Jesus and His disciples took time to rest. He knew that His body needed time to be refreshed. We, too, need time for daily rest. Persistent cheating on our sleep produces, in time, physical and emotional loss. No matter how young, how healthy, how strong, our bodies need rest, and sooner or later an intemperate lifestyle will catch up to us.
|What things drive you? What things motivate you? What things cause you to work the hardest? Whatever they are, however noble and good they might be, you need to ask yourself if they are worth ruining you health over.
The Need of Rest
All of us are aware of the need to rest. We need food, we need water, and we need rest. So often our bodies themselves give us the signal that it is time to rest, and so often the signals are loud and clear. Much of the time, if we would listen to what our bodies tell us, we would get enough rest. Unfortunately, we so often are caught up in the hustle and bustle of life, of earning money, of running here and there, that we don’t listen to our own flesh. How many folk—struck down by sickness—have finally been forced to rest, and for a long time, too, who otherwise would have been fine had they listened to what their own bodies were telling them?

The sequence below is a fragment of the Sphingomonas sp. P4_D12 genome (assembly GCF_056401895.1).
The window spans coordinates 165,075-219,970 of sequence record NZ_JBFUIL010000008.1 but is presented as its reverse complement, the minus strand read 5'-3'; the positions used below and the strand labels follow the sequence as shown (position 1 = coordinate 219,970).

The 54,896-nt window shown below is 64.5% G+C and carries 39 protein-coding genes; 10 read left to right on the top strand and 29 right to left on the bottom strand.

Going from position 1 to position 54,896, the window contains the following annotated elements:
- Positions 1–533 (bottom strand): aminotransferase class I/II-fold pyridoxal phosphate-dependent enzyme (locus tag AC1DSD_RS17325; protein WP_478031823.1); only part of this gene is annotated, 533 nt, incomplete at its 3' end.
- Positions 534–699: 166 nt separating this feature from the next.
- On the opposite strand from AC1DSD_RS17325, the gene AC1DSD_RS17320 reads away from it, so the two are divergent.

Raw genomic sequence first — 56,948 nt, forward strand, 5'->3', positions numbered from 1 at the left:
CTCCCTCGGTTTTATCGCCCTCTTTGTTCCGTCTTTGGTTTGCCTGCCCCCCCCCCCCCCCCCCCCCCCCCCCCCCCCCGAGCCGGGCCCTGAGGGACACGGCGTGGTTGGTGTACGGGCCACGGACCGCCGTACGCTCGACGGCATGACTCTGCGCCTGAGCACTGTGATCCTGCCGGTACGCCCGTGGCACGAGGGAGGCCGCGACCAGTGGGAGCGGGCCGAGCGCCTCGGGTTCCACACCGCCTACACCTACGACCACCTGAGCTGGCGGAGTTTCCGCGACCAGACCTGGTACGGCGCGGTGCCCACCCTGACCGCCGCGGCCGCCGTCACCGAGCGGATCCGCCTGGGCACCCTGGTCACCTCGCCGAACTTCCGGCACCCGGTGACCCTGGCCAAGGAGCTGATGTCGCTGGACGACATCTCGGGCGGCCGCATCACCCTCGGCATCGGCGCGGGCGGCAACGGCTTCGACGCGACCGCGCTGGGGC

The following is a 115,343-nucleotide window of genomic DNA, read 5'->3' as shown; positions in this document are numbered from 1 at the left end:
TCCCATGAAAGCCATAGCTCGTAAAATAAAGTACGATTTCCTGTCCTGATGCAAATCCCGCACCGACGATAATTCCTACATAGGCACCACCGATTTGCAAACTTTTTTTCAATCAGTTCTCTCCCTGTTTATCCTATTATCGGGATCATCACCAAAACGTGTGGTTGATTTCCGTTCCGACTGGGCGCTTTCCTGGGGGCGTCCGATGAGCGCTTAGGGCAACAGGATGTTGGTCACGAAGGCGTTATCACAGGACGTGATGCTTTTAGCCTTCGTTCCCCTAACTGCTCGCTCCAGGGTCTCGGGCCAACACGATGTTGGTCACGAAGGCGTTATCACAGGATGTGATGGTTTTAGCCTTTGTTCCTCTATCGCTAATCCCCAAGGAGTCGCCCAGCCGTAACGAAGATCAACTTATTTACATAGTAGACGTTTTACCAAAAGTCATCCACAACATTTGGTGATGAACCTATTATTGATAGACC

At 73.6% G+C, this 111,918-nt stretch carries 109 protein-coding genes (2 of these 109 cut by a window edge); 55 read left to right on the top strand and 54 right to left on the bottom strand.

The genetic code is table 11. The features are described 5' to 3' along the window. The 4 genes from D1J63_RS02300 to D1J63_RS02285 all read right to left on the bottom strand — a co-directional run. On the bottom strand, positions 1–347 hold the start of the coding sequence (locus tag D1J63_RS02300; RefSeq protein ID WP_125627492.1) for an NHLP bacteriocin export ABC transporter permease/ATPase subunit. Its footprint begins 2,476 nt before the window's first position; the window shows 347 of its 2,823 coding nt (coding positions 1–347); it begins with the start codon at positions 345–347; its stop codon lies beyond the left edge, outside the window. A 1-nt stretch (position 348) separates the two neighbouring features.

Sooner or later, we will rest—one way or another. The question is, Why not do it the best way possible?
What signals does your body send to you, telling you it’s time to slow down and rest? How well do you listen?
Every living creature needs time for rest to restore that which has been used. Consider the word restoration, which means “the act of returning to an original state or condition.” In adjective form it means a “reinvigorating medicine” or “anything that reinvigorates.”